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Title CRISIS IN CENTRAL AMERICA : regional dynamics and u s. policy in the 1980s
Published [Place of publication not identified] : ROUTLEDGE, 2019
Online access available from:
ProQuest Ebook Central    View Resource Record  


Description 1 online resource (1 volume)
Contents Preface -- Introduction -- U.S. Policy in Central America: Recasting Hegemony -- U.S. Policy Toward Central America: The Post-Vietnam Formula Under Siege -- The Reagan Administration, Congress, and Central America: The Search for Consensus -- Central American Refugees and U.S. Policy -- "Low Intensity Warfare": The Counterinsurgency Strategy for Central America -- Negotiation in Conflict: Central America and Contadora -- Central America: External Pressures and Internal Dynamics -- The Central American Economy: Conflict and Crisis -- The Central American Crisis and the Common Market -- The Hidden War: Guatemala's Counterinsurgency Campaign -- Exporting Democracy: The Unanticipated Effects of U.S. Electoral Policy in E1 Salvador -- Civil War, Reform, and Reaction in El Salvador -- The Nicaraguan Experiment: Characteristics of a New Economic Model -- A Multitude of Voices: Religion and the Central American Crisis -- Central America and the United States: A Chronology of Events from 1979 to 1987
Summary In the early years of the recent Central American crisis, analysts often predicted a rapid, dramatic resolution--whether by revolutionary victory or through military intervention by the United States. The 1980s, however, have witnessed an intensification of conflicts with increasing U.S. involvement. Rather than standing at the brink of a sharp turning point, Central America is at an interim point in an evolving historical process. This text provides an assessment of this process and of its immediate and long-term implications for the region and for U.S.-Latin American relations. It focuses on the complex and contradictory effects of the Reagan administration's efforts to influence the Central American debate within the United States and to reestablish U.S. hegemony in the region itself. The first part of the book examines the development of various aspects of U.S. policy toward Central America. In particular, contributors discuss the interaction between the executive and legislative branches in shaping U.S. strategy, the implications for constitutional democracy of presidential control over foreign policymaking, the treatment of Central American refugees, the counterinsurgency strategy of "low intensity warfare," and the effects of U.S. policy on regional peace initiatives put forward by Mexico and other Latin American countries. In the second part, contributors analyze external pressures on Central American countries and regional dynamics. They begin with a discussion of the economic crisis--aggravated by conflicts in the region--and regional integration. Other topics include the ambiguous position of the Catholic church, Guatemala's "hidden war," "demonstration elections," the changing balance of forces in El Salvador, and the obstacles Nicaragua faces in constructing a new economic development model. Nora Hamilton is associate professor of political science and Linda Fuller is assistant professor of sociology at the University of Southern California. Jeffry A. Frie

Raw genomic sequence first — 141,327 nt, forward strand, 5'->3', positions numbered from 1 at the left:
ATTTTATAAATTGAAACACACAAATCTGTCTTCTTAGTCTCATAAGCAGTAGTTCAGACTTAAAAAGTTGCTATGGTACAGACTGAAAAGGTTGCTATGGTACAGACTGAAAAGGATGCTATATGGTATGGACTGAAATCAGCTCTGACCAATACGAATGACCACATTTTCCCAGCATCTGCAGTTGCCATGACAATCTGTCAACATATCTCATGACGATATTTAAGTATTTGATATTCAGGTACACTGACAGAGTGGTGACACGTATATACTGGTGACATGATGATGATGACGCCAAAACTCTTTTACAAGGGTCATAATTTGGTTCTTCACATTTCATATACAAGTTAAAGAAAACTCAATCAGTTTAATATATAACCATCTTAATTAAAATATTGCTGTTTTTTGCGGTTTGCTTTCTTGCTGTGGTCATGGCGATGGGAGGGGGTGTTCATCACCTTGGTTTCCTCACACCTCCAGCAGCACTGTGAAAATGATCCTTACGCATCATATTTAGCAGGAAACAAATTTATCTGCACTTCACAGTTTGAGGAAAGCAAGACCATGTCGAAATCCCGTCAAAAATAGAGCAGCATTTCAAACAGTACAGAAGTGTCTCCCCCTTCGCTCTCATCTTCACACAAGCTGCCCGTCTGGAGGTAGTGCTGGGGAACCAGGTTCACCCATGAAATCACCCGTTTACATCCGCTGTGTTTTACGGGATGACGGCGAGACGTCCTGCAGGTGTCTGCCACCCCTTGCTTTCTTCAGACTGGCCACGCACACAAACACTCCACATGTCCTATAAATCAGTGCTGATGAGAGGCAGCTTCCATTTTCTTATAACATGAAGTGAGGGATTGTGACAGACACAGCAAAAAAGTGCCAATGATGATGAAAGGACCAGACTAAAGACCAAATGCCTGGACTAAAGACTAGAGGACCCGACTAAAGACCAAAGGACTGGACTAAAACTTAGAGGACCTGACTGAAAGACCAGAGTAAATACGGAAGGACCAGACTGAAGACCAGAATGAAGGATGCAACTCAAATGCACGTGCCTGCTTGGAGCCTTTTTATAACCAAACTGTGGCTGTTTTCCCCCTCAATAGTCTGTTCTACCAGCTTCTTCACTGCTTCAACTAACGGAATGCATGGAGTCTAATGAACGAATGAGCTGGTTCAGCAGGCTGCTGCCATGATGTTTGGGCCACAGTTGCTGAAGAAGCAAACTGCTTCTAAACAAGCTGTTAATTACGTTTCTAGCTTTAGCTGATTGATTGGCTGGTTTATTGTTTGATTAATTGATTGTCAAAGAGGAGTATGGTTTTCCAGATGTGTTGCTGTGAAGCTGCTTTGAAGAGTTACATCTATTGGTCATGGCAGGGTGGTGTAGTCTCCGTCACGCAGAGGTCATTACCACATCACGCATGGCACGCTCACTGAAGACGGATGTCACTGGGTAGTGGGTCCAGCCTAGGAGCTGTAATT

Notes Print version record
Subject Diplomatic relations.
Politics and government.
Central America -- Foreign relations -- United States.
Central America -- Politics and government -- 1979-
United States -- Foreign relations -- 1981-1989.
United States -- Foreign relations -- Central America.
Central America.
United States.
Form Electronic book
Author Hamilton, Nora, 1935-
ISBN 0429044089